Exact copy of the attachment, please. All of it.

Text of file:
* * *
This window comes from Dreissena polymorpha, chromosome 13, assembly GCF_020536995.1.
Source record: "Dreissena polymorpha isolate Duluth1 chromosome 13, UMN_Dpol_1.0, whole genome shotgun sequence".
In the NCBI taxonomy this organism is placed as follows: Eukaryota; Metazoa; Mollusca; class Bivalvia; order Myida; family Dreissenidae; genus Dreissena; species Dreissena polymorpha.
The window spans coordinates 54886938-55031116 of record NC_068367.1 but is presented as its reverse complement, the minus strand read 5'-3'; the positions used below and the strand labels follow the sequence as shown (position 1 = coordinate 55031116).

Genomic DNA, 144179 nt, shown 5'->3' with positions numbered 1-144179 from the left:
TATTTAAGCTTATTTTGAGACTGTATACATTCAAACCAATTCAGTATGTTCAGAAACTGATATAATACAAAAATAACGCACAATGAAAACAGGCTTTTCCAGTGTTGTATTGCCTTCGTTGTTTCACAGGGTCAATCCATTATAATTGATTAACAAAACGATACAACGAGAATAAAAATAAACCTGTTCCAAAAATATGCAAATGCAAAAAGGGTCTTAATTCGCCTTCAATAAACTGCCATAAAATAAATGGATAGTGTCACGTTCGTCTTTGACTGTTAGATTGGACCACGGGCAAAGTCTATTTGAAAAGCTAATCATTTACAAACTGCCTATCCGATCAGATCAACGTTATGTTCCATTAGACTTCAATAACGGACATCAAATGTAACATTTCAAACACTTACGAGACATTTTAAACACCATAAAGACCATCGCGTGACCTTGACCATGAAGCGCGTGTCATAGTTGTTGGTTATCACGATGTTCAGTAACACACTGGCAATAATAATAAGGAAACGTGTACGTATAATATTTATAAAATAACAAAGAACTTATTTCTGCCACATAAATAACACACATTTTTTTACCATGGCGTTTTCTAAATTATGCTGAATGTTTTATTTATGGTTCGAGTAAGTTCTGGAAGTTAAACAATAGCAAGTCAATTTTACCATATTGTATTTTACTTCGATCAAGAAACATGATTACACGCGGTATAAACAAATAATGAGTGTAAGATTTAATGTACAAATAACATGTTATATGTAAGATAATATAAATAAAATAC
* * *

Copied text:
This window comes from Dreissena polymorpha, chromosome 13, assembly GCF_020536995.1.
Source record: "Dreissena polymorpha isolate Duluth1 chromosome 13, UMN_Dpol_1.0, whole genome shotgun sequence".
In the NCBI taxonomy this organism is placed as follows: Eukaryota; Metazoa; Mollusca; class Bivalvia; order Myida; family Dreissenidae; genus Dreissena; species Dreissena polymorpha.
The window spans coordinates 54886938-55031116 of record NC_068367.1 but is presented as its reverse complement, the minus strand read 5'-3'; the positions used below and the strand labels follow the sequence as shown (position 1 = coordinate 55031116).

Genomic DNA, 144179 nt, shown 5'->3' with positions numbered 1-144179 from the left:
TATTTAAGCTTATTTTGAGACTGTATACATTCAAACCAATTCAGTATGTTCAGAAACTGATATAATACAAAAATAACGCACAATGAAAACAGGCTTTTCCAGTGTTGTATTGCCTTCGTTGTTTCACAGGGTCAATCCATTATAATTGATTAACAAAACGATACAACGAGAATAAAAATAAACCTGTTCCAAAAATATGCAAATGCAAAAAGGGTCTTAATTCGCCTTCAATAAACTGCCATAAAATAAATGGATAGTGTCACGTTCGTCTTTGACTGTTAGATTGGACCACGGGCAAAGTCTATTTGAAAAGCTAATCATTTACAAACTGCCTATCCGATCAGATCAACGTTATGTTCCATTAGACTTCAATAACGGACATCAAATGTAACATTTCAAACACTTACGAGACATTTTAAACACCATAAAGACCATCGCGTGACCTTGACCATGAAGCGCGTGTCATAGTTGTTGGTTATCACGATGTTCAGTAACACACTGGCAATAATAATAAGGAAACGTGTACGTATAATATTTATAAAATAACAAAGAACTTATTTCTGCCACATAAATAACACACATTTTTTTACCATGGCGTTTTCTAAATTATGCTGAATGTTTTATTTATGGTTCGAGTAAGTTCTGGAAGTTAAACAATAGCAAGTCAATTTTACCATATTGTATTTTACTTCGATCAAGAAACATGATTACACGCGGTATAAACAAATAATGAGTGTAAGATTTAATGTACAAATAACATGTTATATGTAAGATAATATAAATAAAATAC